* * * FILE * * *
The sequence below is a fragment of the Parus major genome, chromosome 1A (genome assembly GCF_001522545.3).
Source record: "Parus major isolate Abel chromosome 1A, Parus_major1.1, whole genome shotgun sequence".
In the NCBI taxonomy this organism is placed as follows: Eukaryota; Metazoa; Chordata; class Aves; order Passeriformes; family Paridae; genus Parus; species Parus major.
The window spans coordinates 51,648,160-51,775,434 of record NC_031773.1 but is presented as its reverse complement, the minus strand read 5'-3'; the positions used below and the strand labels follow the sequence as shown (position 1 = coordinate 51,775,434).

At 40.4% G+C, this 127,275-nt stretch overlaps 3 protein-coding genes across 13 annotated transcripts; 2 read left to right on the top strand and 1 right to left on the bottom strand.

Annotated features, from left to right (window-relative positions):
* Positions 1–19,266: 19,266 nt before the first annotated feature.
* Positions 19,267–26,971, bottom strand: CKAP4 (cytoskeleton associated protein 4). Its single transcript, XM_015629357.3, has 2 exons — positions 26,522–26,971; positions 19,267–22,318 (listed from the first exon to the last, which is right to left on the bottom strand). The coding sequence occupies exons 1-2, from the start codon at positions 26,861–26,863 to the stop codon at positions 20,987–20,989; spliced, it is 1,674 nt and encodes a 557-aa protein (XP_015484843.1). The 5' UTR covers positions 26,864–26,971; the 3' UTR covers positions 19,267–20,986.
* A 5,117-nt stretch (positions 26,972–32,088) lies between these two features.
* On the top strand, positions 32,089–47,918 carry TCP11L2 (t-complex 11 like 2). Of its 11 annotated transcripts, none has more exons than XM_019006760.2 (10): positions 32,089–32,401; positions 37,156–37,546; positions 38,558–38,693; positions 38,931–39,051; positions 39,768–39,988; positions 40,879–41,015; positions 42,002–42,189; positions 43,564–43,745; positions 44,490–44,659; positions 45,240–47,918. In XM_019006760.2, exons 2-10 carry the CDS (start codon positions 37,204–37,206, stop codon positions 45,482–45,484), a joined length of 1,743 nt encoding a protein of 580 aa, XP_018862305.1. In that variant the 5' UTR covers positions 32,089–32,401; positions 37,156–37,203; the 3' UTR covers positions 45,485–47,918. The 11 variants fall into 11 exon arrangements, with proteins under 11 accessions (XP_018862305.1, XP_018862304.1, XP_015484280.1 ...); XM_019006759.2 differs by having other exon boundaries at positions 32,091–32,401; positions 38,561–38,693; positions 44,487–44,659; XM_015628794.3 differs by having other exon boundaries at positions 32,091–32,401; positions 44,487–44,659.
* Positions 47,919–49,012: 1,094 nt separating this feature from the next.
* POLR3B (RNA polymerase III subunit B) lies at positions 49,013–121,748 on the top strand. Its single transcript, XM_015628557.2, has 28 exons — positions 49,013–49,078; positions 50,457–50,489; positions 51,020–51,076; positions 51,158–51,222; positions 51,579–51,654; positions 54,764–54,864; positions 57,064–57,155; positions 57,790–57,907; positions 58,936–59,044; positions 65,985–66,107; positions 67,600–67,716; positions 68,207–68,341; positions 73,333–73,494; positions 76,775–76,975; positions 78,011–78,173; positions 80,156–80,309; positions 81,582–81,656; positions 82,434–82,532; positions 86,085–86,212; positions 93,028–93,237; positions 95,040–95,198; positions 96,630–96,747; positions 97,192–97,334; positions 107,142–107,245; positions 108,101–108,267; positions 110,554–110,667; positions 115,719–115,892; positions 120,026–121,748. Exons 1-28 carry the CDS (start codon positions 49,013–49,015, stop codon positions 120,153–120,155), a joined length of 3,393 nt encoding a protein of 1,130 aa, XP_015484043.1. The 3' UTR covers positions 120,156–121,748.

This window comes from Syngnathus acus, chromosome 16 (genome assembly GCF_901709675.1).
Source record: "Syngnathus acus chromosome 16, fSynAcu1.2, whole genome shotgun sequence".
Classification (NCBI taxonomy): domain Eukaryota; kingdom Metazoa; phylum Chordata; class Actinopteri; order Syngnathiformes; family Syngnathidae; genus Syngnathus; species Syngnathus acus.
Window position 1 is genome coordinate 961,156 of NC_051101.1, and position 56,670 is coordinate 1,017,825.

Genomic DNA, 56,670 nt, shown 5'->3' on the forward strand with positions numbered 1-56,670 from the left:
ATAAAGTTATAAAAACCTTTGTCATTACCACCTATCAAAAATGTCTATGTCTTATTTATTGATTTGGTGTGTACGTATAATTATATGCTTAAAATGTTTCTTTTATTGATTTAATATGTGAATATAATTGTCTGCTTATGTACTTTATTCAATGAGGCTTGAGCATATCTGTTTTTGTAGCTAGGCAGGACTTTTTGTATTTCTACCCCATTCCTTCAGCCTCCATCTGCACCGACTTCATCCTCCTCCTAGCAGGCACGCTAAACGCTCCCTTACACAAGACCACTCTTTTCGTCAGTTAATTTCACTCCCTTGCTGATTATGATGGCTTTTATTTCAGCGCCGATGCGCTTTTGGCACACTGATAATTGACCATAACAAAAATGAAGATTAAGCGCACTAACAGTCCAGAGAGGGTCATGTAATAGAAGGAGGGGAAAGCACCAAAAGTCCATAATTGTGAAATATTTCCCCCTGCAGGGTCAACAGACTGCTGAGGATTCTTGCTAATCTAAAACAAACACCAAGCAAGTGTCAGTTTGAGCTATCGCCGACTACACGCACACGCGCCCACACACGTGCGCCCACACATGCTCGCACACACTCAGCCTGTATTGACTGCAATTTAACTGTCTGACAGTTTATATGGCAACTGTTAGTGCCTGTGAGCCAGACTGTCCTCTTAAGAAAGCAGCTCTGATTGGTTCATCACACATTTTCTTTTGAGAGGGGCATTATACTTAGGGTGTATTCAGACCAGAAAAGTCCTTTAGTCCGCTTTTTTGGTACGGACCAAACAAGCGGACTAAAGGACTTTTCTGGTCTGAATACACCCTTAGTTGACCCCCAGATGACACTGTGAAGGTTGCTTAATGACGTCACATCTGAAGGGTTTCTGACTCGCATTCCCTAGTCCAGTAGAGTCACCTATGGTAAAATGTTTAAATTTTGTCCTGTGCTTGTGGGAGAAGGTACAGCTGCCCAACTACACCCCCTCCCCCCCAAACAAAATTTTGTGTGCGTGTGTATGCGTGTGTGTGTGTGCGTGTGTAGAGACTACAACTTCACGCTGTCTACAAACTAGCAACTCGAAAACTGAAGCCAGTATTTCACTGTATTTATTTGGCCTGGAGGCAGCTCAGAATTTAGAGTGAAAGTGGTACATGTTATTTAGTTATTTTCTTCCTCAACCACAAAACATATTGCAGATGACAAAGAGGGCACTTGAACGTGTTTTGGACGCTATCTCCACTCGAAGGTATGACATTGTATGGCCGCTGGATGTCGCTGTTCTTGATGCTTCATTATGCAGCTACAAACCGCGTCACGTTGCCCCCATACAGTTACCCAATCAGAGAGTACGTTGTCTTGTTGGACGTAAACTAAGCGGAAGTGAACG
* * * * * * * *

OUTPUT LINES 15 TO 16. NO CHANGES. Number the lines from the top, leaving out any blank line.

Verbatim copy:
Classification (NCBI taxonomy): domain Eukaryota; kingdom Metazoa; phylum Chordata; class Actinopteri; order Syngnathiformes; family Syngnathidae; genus Syngnathus; species Syngnathus acus.
Window position 1 is genome coordinate 961,156 of NC_051101.1, and position 56,670 is coordinate 1,017,825.